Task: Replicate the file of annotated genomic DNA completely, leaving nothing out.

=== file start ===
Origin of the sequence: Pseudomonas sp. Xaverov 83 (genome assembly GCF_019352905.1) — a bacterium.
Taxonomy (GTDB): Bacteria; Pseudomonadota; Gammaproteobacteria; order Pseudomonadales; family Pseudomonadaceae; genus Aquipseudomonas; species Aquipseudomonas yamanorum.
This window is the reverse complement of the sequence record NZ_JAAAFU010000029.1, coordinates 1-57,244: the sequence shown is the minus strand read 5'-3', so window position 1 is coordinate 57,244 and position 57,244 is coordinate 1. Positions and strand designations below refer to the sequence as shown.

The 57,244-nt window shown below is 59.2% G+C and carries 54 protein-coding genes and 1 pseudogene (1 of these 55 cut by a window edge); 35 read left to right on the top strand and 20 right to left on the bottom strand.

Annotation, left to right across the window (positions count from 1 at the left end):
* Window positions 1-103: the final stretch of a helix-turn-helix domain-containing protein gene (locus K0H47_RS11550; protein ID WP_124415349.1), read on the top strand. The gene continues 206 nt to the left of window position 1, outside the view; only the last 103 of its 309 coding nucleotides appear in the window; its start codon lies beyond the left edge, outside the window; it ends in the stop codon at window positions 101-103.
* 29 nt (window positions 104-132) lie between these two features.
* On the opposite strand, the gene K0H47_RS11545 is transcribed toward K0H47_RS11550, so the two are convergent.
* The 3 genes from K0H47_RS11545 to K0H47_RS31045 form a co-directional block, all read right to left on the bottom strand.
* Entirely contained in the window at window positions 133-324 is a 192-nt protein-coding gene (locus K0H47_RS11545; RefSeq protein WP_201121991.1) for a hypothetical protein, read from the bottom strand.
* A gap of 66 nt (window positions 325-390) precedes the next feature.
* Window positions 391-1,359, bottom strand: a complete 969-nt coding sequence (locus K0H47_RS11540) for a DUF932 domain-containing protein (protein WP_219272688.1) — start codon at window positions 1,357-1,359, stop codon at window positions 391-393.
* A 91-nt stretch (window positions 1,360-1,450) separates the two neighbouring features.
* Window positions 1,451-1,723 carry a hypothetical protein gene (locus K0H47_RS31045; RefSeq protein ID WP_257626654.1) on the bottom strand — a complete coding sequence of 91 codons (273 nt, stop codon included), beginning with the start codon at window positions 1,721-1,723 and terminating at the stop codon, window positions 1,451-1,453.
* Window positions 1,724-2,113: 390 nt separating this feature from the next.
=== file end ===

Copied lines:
Origin of the sequence: Pseudomonas sp. Xaverov 83 (genome assembly GCF_019352905.1) — a bacterium.
Taxonomy (GTDB): Bacteria; Pseudomonadota; Gammaproteobacteria; order Pseudomonadales; family Pseudomonadaceae; genus Aquipseudomonas; species Aquipseudomonas yamanorum.
This window is the reverse complement of the sequence record NZ_JAAAFU010000029.1, coordinates 1-57,244: the sequence shown is the minus strand read 5'-3', so window position 1 is coordinate 57,244 and position 57,244 is coordinate 1. Positions and strand designations below refer to the sequence as shown.

The 57,244-nt window shown below is 59.2% G+C and carries 54 protein-coding genes and 1 pseudogene (1 of these 55 cut by a window edge); 35 read left to right on the top strand and 20 right to left on the bottom strand.

Annotation, left to right across the window (positions count from 1 at the left end):
* Window positions 1-103: the final stretch of a helix-turn-helix domain-containing protein gene (locus K0H47_RS11550; protein ID WP_124415349.1), read on the top strand. The gene continues 206 nt to the left of window position 1, outside the view; only the last 103 of its 309 coding nucleotides appear in the window; its start codon lies beyond the left edge, outside the window; it ends in the stop codon at window positions 101-103.
* 29 nt (window positions 104-132) lie between these two features.
* On the opposite strand, the gene K0H47_RS11545 is transcribed toward K0H47_RS11550, so the two are convergent.
* The 3 genes from K0H47_RS11545 to K0H47_RS31045 form a co-directional block, all read right to left on the bottom strand.
* Entirely contained in the window at window positions 133-324 is a 192-nt protein-coding gene (locus K0H47_RS11545; RefSeq protein WP_201121991.1) for a hypothetical protein, read from the bottom strand.
* A gap of 66 nt (window positions 325-390) precedes the next feature.
* Window positions 391-1,359, bottom strand: a complete 969-nt coding sequence (locus K0H47_RS11540) for a DUF932 domain-containing protein (protein WP_219272688.1) — start codon at window positions 1,357-1,359, stop codon at window positions 391-393.
* A 91-nt stretch (window positions 1,360-1,450) separates the two neighbouring features.
* Window positions 1,451-1,723 carry a hypothetical protein gene (locus K0H47_RS31045; RefSeq protein ID WP_257626654.1) on the bottom strand — a complete coding sequence of 91 codons (273 nt, stop codon included), beginning with the start codon at window positions 1,721-1,723 and terminating at the stop codon, window positions 1,451-1,453.
* Window positions 1,724-2,113: 390 nt separating this feature from the next.